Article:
“It is all about whether we have a good relationship with our dealers. It is about whether customers perceive the image of our brand very positively. It is about whether we are capable of putting the right products into the market and whether they appreciate our products with the right value,” said Troska. “We dare to say that our relationship with dealers is the best in the industry and the products have changed their positions, the value of the brand is better and customers are willing to pay for our products.”
Troska emphasized that local production of the right products will remain a key factor in driving the long-term success of the brand. In fact, he announced at the show that local production of the EQC battery electric SUV, the first series model based on the Concept EQ from Mercedes-Benz’s EQ dedicated electric brand, will go into production at Beijing-Benz Automotive Co., Ltd. (BBAC), Daimler’s joint venture with BAIC Group, in 2019. The model will be powered by battery packs produced locally at BBAC with cells sourced locally, part of a RMB 5 billion investment in next-phase EV and battery manufacturing. BBAC will also begin production of the A-Class sedan in 2018 based on the Concept A Sedan that made its world premiere at the Shanghai Auto Show in April this year, a key segment below the C-Class in the compact car range that now accounts for a fifth of Mercedes-Benz sales in China. The Concept EQA, which had its China debut in Guangzhou, also presented a glimpse of additional models that will be localized, hinted Troska.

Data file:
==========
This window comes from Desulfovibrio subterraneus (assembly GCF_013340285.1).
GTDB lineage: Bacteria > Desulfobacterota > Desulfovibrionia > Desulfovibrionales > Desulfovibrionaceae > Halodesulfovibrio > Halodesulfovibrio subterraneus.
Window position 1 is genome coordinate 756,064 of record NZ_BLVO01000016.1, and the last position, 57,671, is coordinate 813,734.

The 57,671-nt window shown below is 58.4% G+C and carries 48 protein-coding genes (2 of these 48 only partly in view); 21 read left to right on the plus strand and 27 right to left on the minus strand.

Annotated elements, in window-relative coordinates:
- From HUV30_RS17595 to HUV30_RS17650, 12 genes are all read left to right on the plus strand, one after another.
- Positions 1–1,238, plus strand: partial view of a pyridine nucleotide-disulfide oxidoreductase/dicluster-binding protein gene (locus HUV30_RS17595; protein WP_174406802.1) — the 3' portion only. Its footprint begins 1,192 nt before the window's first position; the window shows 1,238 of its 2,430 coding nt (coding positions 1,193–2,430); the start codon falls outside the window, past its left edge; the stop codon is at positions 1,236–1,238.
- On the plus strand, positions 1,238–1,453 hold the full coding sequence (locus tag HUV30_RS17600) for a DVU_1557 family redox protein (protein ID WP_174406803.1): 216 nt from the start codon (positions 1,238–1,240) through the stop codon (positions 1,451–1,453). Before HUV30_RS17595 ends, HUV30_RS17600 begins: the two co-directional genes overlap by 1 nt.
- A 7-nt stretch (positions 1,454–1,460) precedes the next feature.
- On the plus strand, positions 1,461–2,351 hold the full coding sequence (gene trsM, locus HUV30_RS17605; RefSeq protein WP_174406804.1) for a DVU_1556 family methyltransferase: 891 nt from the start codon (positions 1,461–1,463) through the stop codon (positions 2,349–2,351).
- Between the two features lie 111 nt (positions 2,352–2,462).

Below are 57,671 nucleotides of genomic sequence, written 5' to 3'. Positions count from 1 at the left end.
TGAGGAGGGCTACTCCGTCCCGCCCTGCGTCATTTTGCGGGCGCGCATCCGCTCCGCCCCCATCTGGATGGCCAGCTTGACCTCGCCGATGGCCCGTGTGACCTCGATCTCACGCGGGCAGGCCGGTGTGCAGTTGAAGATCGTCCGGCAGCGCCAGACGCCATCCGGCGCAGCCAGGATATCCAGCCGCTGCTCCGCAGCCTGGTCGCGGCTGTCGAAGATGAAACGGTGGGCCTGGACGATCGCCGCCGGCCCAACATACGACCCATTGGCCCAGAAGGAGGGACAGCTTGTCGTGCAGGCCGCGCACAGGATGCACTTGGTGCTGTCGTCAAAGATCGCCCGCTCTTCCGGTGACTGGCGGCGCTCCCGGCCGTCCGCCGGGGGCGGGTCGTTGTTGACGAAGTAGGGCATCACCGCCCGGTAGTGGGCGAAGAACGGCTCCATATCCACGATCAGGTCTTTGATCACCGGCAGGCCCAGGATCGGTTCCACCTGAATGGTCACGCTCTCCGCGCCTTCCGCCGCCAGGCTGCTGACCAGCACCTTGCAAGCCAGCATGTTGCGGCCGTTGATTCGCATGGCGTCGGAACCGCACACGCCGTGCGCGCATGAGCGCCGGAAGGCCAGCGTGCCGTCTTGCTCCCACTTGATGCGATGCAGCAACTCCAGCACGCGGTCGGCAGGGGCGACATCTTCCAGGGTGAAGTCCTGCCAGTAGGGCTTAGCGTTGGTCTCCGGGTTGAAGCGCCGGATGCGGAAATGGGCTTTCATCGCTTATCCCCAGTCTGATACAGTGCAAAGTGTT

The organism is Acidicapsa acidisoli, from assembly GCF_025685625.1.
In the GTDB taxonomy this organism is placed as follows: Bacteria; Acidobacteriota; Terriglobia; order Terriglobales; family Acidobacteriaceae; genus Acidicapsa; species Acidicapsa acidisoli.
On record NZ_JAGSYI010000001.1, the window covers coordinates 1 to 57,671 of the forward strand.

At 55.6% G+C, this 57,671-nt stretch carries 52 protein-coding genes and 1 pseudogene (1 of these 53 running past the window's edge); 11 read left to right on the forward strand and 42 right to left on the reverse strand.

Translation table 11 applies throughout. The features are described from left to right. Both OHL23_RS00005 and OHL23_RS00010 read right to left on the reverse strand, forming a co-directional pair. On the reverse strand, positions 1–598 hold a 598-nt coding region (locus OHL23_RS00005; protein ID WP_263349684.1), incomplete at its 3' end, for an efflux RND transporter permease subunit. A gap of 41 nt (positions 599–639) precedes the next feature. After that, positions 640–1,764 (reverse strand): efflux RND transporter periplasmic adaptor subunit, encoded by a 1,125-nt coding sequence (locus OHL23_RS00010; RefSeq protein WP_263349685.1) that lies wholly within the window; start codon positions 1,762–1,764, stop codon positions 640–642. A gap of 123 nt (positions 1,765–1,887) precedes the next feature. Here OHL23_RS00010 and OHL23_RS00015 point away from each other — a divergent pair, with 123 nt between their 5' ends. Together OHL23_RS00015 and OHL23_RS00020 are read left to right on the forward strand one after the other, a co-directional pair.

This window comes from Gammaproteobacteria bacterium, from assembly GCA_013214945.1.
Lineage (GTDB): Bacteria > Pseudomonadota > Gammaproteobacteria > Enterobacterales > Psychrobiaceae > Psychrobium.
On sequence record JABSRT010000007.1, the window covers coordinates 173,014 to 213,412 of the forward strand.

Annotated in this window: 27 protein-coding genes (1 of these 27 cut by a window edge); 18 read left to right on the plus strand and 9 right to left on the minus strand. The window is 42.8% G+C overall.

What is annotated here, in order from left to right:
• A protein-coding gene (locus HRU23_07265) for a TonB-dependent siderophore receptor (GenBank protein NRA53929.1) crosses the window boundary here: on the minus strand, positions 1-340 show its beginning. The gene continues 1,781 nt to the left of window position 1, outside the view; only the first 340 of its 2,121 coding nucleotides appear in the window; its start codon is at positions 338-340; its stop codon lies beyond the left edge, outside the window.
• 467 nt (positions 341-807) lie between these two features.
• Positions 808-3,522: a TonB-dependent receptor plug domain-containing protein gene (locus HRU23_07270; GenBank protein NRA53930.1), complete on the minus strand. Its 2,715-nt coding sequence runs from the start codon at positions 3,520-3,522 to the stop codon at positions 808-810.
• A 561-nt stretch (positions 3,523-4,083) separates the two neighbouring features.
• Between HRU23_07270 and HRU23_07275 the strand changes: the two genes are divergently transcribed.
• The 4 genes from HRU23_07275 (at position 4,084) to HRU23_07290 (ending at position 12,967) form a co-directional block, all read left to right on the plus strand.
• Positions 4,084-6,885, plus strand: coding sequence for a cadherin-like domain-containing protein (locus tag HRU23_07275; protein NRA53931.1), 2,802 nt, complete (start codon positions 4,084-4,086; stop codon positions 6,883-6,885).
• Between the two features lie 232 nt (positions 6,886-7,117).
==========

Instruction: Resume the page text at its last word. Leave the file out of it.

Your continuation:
“The Chinese new energy vehicle market will develop and there are a lot of government initiatives and desire so we are going all in globally and totally focused on localizing products,” Troska told CBU/CAR. “NEVs are China’s vision and I have no doubt that we need to invest heavily into NEVs.” The fact that Mercedes-Benz is speeding up the pace of EQC localization – in 2019 (the first year the NEV quota requirement is to come into effect) rather than “by 2020” as was announced in Frankfurt – is an obvious reflection of that investment commitment.